Louisiana’s antigay “religious freedom” bill has died in a state House committee, but Gov. Bobby Jindal says he’ll issue an executive order to accomplish the bill’s goals.
The House Civil Law and Procedure Committee voted 10-2 today to table the so-called Marriage and Conscience Act, “which in most cases signals that legislation has been indefinitely shelved,” reports The Times-Picayune, a New Orleans newspaper. The bill would have prevented the state from penalizing a business because the operator expressed religious or moral objections to same-sex marriage — for instance, in refusing to provide goods or services for a same-sex wedding.
Shortly after the vote, Jindal issued a statement saying he’ll make the bill’s provisions law via executive order, the paper reports.
“We are disappointed by the committee’s action to return the Louisiana Marriage and Conscience Act to the calendar,” the statement reads. “We will be issuing an Executive Order shortly that will accomplish the intent of HB 707 to prevent the state from discriminating against persons or entities with deeply held religious beliefs that marriage is between one man and one woman.
“This Executive Order will prohibit the state from denying or revoking a tax exemption, tax deduction, contract, cooperative agreement, loan, professional license, certification, accreditation, or employment on the basis the person acts in accordance with a religious belief that marriage is between one man and one woman.”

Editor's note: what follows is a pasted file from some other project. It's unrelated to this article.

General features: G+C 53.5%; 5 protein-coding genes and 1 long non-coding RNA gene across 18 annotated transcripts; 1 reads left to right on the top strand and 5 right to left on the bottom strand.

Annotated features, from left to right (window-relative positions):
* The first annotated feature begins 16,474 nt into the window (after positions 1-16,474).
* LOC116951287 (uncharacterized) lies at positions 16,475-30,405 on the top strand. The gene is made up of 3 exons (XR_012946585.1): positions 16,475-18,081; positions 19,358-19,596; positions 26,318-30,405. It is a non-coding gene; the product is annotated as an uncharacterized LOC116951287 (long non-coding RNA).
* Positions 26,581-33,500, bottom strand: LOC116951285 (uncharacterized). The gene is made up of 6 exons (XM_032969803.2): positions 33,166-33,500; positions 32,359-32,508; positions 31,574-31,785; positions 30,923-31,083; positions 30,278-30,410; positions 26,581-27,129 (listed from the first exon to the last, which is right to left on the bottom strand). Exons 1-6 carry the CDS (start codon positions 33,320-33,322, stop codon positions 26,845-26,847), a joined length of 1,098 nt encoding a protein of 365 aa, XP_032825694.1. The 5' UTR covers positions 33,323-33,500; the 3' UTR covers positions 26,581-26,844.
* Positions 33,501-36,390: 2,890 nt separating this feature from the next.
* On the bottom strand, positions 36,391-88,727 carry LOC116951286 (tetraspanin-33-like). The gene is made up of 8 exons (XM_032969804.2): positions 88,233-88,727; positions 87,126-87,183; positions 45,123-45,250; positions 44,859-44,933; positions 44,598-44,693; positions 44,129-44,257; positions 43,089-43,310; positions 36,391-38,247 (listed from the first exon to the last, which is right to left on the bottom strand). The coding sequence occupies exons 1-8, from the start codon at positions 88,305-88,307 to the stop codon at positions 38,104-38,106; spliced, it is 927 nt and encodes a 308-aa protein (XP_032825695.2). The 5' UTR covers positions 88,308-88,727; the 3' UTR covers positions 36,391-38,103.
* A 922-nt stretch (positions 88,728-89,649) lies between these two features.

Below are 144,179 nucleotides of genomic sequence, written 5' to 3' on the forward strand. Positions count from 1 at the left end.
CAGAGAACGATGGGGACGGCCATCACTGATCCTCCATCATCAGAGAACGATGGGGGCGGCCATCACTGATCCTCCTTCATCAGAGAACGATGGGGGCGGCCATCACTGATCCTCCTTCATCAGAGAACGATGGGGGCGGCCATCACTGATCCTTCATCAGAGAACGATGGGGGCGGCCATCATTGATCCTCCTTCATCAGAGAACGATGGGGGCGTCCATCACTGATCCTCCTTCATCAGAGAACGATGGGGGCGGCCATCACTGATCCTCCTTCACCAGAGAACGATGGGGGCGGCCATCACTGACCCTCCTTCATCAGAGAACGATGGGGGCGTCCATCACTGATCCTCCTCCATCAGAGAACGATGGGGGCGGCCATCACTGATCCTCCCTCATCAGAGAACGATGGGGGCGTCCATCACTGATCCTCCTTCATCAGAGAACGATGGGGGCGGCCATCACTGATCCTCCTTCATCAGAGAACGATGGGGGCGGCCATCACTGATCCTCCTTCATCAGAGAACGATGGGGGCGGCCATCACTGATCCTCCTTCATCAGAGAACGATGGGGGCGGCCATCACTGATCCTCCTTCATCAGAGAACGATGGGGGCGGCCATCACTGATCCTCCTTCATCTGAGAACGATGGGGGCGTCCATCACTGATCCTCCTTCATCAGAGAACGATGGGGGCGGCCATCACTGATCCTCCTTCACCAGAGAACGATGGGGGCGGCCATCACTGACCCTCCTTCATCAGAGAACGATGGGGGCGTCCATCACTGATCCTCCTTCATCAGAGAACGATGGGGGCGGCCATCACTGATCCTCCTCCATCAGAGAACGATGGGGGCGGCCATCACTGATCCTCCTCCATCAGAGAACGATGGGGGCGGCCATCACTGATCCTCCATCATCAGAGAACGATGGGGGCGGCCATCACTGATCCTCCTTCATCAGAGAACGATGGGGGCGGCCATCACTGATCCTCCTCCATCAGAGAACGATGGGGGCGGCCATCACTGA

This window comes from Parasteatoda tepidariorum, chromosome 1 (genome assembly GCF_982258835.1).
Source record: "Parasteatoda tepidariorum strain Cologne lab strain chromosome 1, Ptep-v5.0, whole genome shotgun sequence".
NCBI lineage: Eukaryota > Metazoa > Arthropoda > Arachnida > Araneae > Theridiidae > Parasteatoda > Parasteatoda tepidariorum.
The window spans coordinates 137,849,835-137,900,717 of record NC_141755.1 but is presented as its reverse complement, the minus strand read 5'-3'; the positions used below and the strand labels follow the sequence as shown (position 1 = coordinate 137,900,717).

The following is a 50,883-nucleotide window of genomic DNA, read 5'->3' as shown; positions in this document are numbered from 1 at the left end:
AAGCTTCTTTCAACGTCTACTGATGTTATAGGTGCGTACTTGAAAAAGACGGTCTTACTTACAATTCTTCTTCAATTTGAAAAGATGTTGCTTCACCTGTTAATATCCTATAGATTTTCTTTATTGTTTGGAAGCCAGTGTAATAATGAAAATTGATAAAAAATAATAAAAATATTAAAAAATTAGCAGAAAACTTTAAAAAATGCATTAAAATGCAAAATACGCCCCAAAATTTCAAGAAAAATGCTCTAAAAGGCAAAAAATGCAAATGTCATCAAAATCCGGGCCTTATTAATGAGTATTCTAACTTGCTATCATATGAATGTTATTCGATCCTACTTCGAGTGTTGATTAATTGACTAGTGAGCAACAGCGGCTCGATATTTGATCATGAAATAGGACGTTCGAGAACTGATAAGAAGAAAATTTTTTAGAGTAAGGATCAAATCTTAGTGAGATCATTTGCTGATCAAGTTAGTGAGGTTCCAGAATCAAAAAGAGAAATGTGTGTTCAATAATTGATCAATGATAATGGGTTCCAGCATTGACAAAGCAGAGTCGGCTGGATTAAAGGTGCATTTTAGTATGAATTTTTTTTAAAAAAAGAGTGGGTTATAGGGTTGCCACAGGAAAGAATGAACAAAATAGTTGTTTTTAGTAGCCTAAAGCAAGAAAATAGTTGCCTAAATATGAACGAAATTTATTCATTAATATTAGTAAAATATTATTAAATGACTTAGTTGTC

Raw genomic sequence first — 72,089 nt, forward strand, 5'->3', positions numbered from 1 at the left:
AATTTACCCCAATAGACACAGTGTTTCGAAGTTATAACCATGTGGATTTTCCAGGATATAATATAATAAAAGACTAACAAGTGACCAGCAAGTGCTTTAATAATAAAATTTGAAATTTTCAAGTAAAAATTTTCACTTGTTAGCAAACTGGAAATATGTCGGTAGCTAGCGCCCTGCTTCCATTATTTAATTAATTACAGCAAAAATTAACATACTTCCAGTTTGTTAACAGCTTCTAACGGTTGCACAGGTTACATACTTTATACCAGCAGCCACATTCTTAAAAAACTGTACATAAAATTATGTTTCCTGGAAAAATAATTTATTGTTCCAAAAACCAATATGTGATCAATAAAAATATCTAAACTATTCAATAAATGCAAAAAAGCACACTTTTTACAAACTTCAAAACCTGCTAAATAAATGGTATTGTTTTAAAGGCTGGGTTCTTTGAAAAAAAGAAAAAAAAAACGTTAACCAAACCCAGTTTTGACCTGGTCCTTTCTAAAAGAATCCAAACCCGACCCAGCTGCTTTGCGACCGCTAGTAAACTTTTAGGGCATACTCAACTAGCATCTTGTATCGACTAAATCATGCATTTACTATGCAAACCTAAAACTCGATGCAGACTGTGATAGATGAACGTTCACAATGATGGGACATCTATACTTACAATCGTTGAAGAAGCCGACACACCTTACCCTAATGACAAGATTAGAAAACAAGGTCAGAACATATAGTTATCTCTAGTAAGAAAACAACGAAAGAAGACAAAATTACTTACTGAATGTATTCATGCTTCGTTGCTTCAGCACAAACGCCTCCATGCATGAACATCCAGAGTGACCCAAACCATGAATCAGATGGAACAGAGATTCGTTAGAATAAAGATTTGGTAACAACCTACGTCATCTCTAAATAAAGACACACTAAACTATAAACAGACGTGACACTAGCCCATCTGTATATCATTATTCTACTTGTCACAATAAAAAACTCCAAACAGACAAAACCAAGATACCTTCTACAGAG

It is worth noting that as with most executive orders, a future governor could rescind Jindal's order, should he enact it.
Indiana and Arkansas saw backlash when they passed similar bills, and legislators made changes aimed at addressing concerns that the laws would provide a “license to discriminate” against same-sex couples and LGBT people generally. But activists consider the changes inadequate, as neither state bans discrimination based on sexual orientation or gender identity (nor does Louisiana). Mississippi enacted a similar law last year, Arizona’s governor vetoed one, and several states have seen them proposed as marriage equality has spread.
The stalled legislation, and presumably any executive order from Jindal, however, is a more pointed response to the advance of marriage equality nationwide, as the language in the bill specifically sought to "protect" those citizens whose faith prompts them to oppose same-sex marriage. Other legislation, including that in Arkansas and Indiana, tip-toed around the issue, without ever mentioning marriage or LGBT people directly. But the unabashedly antigay nature of the Louisiana bill led the Human Rights Campaign to label it "even worse" than the Indiana law that passed in March and was subsequently amended.
Marriage equality has yet to come to Louisiana, one of the few states whose ban on same-sex marriage has been upheld by a federal court. A case involving marriage bans in four other states was heard by the U.S. Supreme Court last month, and the court’s ruling, expected in June, could result in nationwide marriage equality.
Jindal, a Republican with presidential aspirations — although he has not officially declared his candidacy — is a staunch opponent of marriage equality and LGBT equality overall; he has voiced support for amending the U.S. Constitution to ban same-sex marriage. This week he released an ad touting his views on “religious freedom” for broadcast in Iowa, which holds the nation’s earliest caucus on presidential candidates.